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Types of Teeth Stains: What Causes Them and What You Can Do About It

Types of Teeth Stains: What Causes Them and What You Can Do About It

People usually look at discolored teeth as a sign that a person doesn’t practice proper dental hygiene. While this might be one explanation, there are a number of different reasons as well as types of teeth stains. Read on to find out more about teeth stains, as well as what you can do about them.

What are Teeth Stains?

It’s not a secret that most people would want to have pearly, white teeth. It’s usually seen as a sign of good hygiene, and it’s aesthetically pleasing for a lot of people. This is also the reason why people spend a lot of money on tooth whitening products or dental procedures.

Teeth stains, as the name suggests, means having discoloration or “stains” on your teeth. People can have discolored teeth for a number of reasons, and in some cases, it’s actually okay and normal for a person to have some discoloration.

But what exactly causes discoloration, and what are the different types of teeth stains?

Types of Teeth Stains and Their Causes

There are two main types of teeth stains, which are extrinsic and intrinsic teeth stains. These affect a person’s tooth differently, and the causes and treatment for these types of discoloration are different.

Extrinsic teeth stains

Extrinsic means that the outside of the tooth or the enamel is affected by discoloration. This means that the inside of the tooth, or the dentin, is not directly affected by the discoloration. This can be seen as a yellow discoloration of a person’s teeth.

This is typically caused by consuming foods or substances that cause discoloration in the enamel.

These can include things such as:

  • Drinking a lot of coffee or tea
  • Drinking wine or cola
  • Smoking or using chewing tobacco
  • Eating food high in food coloring like hard candies or popsicles?
  • Having poor dental hygiene
  • Tartar build-up can also cause grayish discoloration of the teeth
  • Dental materials like amalgam can discolor the tooth as well as adjacent teeth

This also means that avoiding the things above can help lower the chances that you’ll have discolored teeth. Additionally, because they only affect the outside of the tooth, extrinsic teeth stains can still be fixed.

Additionally, extrinsic teeth stains are usually cosmetic. This means that they don’t pose any health risks, and removing the discoloration is usually done for aesthetic reasons.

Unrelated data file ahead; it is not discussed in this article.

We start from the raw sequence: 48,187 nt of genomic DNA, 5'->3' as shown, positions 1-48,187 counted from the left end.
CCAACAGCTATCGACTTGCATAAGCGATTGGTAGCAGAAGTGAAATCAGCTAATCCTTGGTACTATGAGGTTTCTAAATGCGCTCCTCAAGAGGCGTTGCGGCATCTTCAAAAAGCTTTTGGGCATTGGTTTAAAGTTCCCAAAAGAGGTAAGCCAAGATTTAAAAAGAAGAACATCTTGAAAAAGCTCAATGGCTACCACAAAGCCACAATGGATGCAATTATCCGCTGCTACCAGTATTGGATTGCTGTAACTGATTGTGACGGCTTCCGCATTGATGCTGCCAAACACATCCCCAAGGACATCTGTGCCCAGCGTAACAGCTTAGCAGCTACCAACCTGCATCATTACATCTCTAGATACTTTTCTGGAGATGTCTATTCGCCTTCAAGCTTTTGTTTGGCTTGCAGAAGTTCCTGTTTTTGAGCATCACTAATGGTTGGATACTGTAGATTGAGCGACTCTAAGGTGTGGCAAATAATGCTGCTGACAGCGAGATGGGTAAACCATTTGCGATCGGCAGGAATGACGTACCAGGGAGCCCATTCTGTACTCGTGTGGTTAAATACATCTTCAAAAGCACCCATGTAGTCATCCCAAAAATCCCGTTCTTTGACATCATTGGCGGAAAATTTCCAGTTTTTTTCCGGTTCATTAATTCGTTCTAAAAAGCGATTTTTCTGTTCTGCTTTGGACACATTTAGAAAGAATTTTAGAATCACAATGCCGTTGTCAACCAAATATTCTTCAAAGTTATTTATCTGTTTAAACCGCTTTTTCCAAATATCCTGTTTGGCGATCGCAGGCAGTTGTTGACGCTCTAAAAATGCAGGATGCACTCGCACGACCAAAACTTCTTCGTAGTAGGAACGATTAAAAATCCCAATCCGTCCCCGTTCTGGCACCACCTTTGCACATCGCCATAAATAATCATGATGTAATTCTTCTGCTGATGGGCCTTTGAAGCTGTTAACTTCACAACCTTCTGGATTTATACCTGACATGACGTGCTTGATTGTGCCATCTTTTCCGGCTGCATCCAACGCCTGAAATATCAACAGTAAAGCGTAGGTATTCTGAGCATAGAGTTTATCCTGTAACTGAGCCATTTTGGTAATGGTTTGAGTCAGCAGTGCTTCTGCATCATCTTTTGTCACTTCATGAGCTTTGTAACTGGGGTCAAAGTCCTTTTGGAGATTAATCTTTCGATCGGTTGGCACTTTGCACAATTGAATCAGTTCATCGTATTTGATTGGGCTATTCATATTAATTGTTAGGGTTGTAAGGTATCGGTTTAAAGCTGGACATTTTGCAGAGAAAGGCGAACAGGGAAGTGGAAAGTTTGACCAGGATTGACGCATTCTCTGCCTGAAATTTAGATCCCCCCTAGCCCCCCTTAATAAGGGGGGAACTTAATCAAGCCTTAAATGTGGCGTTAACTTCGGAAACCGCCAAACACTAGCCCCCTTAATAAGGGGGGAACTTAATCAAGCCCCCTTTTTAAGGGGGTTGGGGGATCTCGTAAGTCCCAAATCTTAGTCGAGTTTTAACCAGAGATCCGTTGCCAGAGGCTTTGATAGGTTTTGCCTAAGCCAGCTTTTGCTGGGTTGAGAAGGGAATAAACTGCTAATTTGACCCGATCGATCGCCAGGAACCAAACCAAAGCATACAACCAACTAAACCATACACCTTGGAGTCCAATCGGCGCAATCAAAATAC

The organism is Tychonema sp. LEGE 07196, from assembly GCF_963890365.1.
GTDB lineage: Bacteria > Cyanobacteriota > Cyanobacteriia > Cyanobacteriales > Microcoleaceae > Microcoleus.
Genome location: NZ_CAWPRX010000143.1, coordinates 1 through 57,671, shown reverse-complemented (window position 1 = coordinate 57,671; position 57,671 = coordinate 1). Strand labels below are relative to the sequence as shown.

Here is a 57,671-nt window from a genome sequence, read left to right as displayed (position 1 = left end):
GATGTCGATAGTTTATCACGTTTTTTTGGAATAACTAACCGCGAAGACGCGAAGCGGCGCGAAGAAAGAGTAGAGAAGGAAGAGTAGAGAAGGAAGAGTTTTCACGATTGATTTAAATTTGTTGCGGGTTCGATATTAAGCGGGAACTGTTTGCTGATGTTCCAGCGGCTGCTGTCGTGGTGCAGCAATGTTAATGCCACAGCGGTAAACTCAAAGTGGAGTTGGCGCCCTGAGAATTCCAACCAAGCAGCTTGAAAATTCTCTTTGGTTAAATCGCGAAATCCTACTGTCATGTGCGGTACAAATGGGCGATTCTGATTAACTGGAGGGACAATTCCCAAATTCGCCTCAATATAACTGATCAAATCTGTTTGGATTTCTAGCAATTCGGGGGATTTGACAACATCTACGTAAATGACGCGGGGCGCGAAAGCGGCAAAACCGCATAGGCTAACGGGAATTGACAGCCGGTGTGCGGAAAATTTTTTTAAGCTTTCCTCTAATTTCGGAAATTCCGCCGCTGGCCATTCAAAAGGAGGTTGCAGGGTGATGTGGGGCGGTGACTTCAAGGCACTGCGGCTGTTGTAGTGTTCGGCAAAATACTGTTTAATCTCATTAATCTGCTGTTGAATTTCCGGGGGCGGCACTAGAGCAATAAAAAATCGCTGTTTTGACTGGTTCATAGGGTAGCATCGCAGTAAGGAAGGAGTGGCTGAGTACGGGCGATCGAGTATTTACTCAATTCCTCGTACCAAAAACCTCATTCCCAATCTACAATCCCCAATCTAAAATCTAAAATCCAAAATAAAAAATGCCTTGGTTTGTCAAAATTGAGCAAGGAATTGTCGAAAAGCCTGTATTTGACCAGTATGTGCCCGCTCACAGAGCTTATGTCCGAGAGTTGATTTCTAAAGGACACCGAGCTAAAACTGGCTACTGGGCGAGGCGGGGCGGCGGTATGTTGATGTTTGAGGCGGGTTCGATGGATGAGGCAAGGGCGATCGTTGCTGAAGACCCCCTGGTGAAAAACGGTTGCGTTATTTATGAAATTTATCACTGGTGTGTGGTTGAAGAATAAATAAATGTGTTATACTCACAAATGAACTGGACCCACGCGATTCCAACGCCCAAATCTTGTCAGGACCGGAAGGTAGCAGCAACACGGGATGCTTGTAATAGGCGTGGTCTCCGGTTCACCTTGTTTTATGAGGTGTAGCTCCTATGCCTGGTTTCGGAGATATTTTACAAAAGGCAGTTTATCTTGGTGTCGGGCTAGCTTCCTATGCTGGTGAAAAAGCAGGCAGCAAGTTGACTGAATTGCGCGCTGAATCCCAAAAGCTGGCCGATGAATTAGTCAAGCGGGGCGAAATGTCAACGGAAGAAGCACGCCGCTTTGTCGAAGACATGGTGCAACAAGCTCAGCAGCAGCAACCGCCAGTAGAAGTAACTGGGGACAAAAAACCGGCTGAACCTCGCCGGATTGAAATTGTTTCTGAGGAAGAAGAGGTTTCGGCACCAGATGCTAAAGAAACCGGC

Intrinsic teeth stains

In contrast, intrinsic teeth stains mean that the dentin or the inside of the tooth is discolored. This typically appears as a yellowish hue to the tooth.

Here are some of the possible reasons for intrinsic discoloration:

  • Too much fluoride during childhood
  • Chipping in the teeth
  • Certain types of medication, such as antibiotics
  • Natural discoloration due to old age
  • Trauma that killed the pulp where the nerves and blood vessels are

Dealing with intrinsic teeth stains can be more complicated compared to intrinsic teeth stains. This is because the discoloration doesn’t just affect the outside of the tooth, but the inside as well.

Whitening intrinsic teeth stains usually require different procedures and can be more expensive.

types of teeth stains

How Can You Remove Teeth Stains?

Removing teeth stains is typically done by a dentist. However, there are also some things that you can do at home to help whiten your teeth.

Here are some of the possible procedures that can be done to remove different types of teeth stains:

  • Using over-the-counter products such as tooth whitening creams.
  • Avoiding certain foods that can cause teeth discoloration.
  • Practicing proper dental hygiene such as brushing your teeth regularly and flossing.
  • Dentists can perform professional whitening which uses specialized procedures to whiten teeth.
  • Dental crowns essentially cover damaged teeth and can make them whiter.
  • Veneers use porcelain shells to cover a person’s teeth. However, they are fragile and can break if a person bites into hard foods.

When it comes to whitening your teeth, the best thing to do would be to talk to your dentist. They can best give advice on what you can be done to whiten your teeth in the safest way possible.

Learn more about Dental Conditions here.

Hello Health Group does not provide medical advice, diagnosis or treatment.

Sources

Tooth Discoloration: Causes and Treatments, https://www.freshdentalcare.co.uk/post/tooth-discoloration-causes-and-treatments, Accessed February 08, 2021

What causes discolored teeth and is there any way to cure or prevent staining? | Tufts Now, https://now.tufts.edu/articles/what-causes-discolored-teeth-and-there-any-way-cure-or-prevent-staining, Accessed February 08, 2021

Tooth Discoloration: Causes, Treatment & Prevention, https://my.clevelandclinic.org/health/diseases/10958-tooth-discoloration, Accessed February 08, 2021

Tooth Discoloration Management and Treatment | Cleveland Clinic, https://my.clevelandclinic.org/health/diseases/10958-tooth-discoloration/management-and-treatment, Accessed February 08, 2021

Intrinsic vs. Extrinsic Tooth Stains – Boston, MA, https://www.bostonprosthodontics.com/blog/2018/07/17/intrinsic-vs-extrinsic-tooth-stains-192039#:~:text=Intrinsic%20stains%20are%20those%20that,are%20beyond%20cosmetic%20in%20nature., Accessed February 08, 2021

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Written by Jan Alwyn Batara Updated Jun 24
Medically reviewed by Grazielle Millo-Paderes, DMD
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